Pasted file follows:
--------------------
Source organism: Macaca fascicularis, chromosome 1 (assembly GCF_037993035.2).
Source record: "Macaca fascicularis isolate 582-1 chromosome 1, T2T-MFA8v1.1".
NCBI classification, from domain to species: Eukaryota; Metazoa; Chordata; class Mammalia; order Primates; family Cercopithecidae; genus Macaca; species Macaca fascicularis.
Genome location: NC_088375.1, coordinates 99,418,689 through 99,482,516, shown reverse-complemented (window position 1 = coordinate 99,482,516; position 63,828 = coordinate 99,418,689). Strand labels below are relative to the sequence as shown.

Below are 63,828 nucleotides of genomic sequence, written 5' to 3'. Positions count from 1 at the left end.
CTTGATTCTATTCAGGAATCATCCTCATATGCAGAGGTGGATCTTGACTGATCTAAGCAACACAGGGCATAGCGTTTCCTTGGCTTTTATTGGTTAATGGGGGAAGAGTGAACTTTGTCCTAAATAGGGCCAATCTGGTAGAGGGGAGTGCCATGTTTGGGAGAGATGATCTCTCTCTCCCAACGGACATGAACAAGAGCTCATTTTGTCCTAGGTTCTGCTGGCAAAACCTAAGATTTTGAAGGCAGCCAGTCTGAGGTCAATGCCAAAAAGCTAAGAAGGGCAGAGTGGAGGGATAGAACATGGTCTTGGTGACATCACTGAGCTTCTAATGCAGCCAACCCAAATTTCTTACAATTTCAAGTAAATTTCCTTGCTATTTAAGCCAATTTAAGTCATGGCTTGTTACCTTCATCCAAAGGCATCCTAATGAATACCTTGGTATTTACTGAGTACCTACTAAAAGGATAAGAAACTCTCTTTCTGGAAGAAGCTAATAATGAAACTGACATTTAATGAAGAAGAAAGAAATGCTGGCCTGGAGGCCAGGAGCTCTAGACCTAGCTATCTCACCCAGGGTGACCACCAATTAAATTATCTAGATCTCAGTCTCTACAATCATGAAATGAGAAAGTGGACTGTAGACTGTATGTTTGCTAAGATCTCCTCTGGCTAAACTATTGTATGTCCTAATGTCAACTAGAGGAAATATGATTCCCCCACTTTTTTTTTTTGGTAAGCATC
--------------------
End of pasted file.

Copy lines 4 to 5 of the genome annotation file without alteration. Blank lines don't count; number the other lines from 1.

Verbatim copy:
Genome location: NC_088375.1, coordinates 99,418,689 through 99,482,516, shown reverse-complemented (window position 1 = coordinate 99,482,516; position 63,828 = coordinate 99,418,689). Strand labels below are relative to the sequence as shown.

Below are 63,828 nucleotides of genomic sequence, written 5' to 3'. Positions count from 1 at the left end.